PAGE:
The Price

#565: The Price We Gotta Pay

GETTING MORE TALE #565: The Price We Gotta Pay
(And All the Games We Gotta Play)

I was reminded of this story recently, when J from Resurrection Songs asked about pricing schemes for new release albums.

We had a pricing schedule, created by the manager that I have called “The Bully” in these pages.  I’m sure she did a fantastic job of purchasing, pricing and stocking goods.  She was horrible at managing people, and never should have been in any position of power over others.

The pricing schedule was pretty simple.  Any time we’d get a shipment of brand new stock, there would be an invoice packed with it showing our cost on each title.  The Bully made up a pricing schedule based on cost, so we could price incoming items easily.  For example, if the cost of the item fell between $10.40 and $11.60 (plus shipping), our sell price might have been $13.99.  (That’s not an actual pricing scheme, that’s just an example of how it worked.)  This way, all of our stores would have consistent pricing across the board.  That was important.  It also made it easy for us to price things on our own without having to ask for too much direction.

The pricing scheme was created and implemented during one of the periods when The Bully was no longer speaking to me.  Who knows why anymore.  A manager who stops speaking to her direct reports is the very definition of unprofessional.

I came in one Tuesday afternoon, which is when the brand new stock arrived.  Remember New Release Tuesdays?  I began pricing the new releases using the pricing scheme she made.  Suddenly she broke her silence and started going at me.

“You’re pricing these all wrong!” she yelled.  Unfortunately nobody was in the store to witness the exchange, so you’ll just have to believe me.  I looked down at the paper in front of me.  “But this is the price right here on the new pricing schedule.” I looked at it again to make sure I wasn’t wrong.  I wasn’t.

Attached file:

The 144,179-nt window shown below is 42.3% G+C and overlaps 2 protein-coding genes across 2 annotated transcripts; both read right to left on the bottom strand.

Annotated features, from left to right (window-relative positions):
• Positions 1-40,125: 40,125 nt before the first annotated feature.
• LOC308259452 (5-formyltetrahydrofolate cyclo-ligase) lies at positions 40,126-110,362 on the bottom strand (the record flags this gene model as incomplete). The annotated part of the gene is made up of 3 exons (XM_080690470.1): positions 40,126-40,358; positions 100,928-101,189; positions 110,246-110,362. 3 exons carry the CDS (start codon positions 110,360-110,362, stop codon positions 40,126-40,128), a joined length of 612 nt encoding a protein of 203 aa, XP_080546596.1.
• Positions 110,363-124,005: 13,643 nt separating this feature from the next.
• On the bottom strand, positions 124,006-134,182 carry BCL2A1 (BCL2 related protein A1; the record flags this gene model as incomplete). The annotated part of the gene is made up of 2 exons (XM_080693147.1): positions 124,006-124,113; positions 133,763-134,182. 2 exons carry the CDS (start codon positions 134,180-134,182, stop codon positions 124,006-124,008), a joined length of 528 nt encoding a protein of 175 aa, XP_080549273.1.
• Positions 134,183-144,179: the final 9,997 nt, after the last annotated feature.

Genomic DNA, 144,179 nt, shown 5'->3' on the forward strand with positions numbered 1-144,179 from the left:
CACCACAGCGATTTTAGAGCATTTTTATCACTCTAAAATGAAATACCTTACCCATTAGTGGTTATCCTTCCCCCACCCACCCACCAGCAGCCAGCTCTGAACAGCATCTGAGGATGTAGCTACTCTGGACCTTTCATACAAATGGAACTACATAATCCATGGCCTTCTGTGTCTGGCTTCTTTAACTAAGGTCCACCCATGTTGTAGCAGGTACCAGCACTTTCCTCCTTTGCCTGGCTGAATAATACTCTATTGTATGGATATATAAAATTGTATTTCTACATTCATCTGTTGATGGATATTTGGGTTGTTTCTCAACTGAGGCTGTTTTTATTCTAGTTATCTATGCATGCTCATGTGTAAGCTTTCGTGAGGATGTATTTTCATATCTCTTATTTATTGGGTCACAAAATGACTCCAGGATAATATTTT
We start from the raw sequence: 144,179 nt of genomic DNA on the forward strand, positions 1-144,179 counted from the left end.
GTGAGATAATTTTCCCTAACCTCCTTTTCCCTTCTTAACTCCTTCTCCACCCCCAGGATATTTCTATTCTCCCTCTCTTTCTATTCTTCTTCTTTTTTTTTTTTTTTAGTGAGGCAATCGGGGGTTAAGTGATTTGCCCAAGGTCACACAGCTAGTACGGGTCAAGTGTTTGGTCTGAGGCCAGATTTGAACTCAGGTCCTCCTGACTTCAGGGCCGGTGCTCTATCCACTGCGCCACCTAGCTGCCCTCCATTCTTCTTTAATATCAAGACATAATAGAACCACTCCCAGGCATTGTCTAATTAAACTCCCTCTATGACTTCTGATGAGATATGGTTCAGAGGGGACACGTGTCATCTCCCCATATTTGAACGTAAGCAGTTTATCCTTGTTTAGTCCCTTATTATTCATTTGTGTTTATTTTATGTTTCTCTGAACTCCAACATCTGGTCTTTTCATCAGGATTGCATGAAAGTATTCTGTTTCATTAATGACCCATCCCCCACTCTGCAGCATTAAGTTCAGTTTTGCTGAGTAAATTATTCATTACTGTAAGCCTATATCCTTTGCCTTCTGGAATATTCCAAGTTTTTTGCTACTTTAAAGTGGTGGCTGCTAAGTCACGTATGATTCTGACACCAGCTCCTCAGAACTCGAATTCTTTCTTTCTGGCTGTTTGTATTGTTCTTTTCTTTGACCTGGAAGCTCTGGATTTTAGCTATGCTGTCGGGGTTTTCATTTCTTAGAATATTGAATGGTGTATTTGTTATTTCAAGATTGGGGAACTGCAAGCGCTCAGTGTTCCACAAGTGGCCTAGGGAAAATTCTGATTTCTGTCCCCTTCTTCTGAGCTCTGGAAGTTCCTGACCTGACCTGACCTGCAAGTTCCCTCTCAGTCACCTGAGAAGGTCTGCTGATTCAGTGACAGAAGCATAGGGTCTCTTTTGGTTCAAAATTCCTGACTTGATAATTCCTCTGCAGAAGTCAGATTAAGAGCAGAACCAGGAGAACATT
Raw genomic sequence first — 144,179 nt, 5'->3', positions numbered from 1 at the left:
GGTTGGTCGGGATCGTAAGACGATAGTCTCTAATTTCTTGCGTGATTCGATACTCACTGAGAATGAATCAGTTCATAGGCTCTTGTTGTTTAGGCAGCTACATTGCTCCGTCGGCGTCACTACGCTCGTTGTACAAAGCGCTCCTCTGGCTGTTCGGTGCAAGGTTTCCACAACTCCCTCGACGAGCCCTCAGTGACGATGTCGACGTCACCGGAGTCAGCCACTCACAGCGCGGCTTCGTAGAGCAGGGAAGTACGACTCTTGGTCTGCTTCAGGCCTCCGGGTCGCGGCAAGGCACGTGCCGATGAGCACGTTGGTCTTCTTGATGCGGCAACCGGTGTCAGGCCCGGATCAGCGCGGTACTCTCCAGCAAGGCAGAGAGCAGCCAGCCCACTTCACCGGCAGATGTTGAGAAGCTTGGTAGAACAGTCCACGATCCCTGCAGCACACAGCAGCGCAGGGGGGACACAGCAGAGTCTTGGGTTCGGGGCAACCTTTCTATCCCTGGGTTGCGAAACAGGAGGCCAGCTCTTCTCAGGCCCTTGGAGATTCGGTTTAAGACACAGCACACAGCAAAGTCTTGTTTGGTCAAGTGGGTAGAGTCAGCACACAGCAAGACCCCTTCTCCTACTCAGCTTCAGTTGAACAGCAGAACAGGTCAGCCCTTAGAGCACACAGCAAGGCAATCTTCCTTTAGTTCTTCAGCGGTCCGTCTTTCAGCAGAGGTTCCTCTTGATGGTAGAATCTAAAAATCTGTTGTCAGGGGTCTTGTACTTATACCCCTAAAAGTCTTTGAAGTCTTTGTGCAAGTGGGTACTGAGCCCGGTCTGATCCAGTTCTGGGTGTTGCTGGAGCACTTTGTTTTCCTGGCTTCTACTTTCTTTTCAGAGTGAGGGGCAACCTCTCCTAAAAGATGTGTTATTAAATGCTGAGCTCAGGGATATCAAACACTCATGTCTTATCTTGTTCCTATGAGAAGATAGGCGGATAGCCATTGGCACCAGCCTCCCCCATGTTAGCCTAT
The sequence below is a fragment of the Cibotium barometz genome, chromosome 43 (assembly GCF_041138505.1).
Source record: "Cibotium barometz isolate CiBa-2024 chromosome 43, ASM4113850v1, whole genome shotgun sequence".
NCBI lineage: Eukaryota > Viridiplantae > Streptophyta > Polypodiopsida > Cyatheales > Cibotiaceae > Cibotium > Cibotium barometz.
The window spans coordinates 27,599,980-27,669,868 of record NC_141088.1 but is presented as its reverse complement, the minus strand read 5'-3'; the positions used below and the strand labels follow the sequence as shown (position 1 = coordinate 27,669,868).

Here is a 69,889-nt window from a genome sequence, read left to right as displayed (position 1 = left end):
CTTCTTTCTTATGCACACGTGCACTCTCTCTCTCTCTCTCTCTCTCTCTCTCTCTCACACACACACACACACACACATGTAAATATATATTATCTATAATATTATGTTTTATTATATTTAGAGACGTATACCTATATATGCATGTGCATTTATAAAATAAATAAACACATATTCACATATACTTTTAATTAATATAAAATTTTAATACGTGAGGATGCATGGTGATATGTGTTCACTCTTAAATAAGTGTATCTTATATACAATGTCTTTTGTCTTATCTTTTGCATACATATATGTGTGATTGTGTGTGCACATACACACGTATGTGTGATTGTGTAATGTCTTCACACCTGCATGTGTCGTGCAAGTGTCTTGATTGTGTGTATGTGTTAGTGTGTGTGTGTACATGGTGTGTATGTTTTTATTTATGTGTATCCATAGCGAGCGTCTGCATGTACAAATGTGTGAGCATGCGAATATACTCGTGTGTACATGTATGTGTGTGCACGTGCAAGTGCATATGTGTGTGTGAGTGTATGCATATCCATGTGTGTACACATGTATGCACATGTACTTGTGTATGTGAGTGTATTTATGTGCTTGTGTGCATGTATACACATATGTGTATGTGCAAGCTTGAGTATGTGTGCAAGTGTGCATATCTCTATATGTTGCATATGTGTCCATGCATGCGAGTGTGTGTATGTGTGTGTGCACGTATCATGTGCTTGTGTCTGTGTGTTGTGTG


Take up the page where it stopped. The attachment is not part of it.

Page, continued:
She paused and yelled again.  “Forget about that!!”  Then she stormed into the back office, slammed the door and stopped speaking to me again.  No witnesses, no apology either.  An updated pricing schedule was issued shortly after.  I never reported this behavior.  As discussed in a prior chapter, I had brought up her abuse before and didn’t see any changes.  I just sucked it up until I couldn’t anymore.

Some may doubt these stories, which is understandable, but I’m the guy with the journals.  I’ll never forget the way I was treated by one very unprofessional jerk.

 

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REVIEW: Twisted Sister – Stay Hungry (25th Anniversary Edition)

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My Twisted reviews: “We’re Not Gonna Take It” single, Under the Blade, Live at the Marquee

TWISTED SISTER – Stay Hungry (25th Anniversary Edition, Atlantic, 2009 originally 1984)

Fact:  When I was a kid, I used to think that Jay Jay French might in fact be blind; I never saw him without his dark shades!

25 years of Stay Hungry?  Actually 29 years at press time!  I don’t want to believe it.  Anyway, this reissue was a pretty big deal because Stay Hungry was out of print on CD.  For whatever reason (legal, contractual?) when Twisted issued their series of remasters with bonus tracks back in 1997, Stay Hungry was not one of them. Then in 2004, the reunited band recorded an album called Still Hungry, which was all of Stay Hungry re-recorded “the way they originally wanted it to sound” (cough). As a fan, I only enjoyed it for the new and unreleased bonus tracks. I was underwhelmed by the re-recording. It’s impossible to duplicate a specific recording, especially when the singer can no longer hit the high notes in “The Price”.  And it just didn’t sound good.